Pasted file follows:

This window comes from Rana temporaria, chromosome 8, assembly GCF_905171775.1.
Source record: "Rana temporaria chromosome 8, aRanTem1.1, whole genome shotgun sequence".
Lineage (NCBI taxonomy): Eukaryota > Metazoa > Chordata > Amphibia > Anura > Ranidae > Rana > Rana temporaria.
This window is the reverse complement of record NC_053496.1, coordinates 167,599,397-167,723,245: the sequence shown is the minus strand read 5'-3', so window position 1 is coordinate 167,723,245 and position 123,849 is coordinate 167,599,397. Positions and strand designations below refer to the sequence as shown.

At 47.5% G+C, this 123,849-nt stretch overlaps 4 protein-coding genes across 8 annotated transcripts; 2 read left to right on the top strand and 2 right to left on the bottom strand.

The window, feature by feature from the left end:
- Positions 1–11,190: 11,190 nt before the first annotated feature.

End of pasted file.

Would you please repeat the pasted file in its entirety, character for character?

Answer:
This window comes from Rana temporaria, chromosome 8, assembly GCF_905171775.1.
Source record: "Rana temporaria chromosome 8, aRanTem1.1, whole genome shotgun sequence".
Lineage (NCBI taxonomy): Eukaryota > Metazoa > Chordata > Amphibia > Anura > Ranidae > Rana > Rana temporaria.
This window is the reverse complement of record NC_053496.1, coordinates 167,599,397-167,723,245: the sequence shown is the minus strand read 5'-3', so window position 1 is coordinate 167,723,245 and position 123,849 is coordinate 167,599,397. Positions and strand designations below refer to the sequence as shown.

At 47.5% G+C, this 123,849-nt stretch overlaps 4 protein-coding genes across 8 annotated transcripts; 2 read left to right on the top strand and 2 right to left on the bottom strand.

The window, feature by feature from the left end:
- Positions 1–11,190: 11,190 nt before the first annotated feature.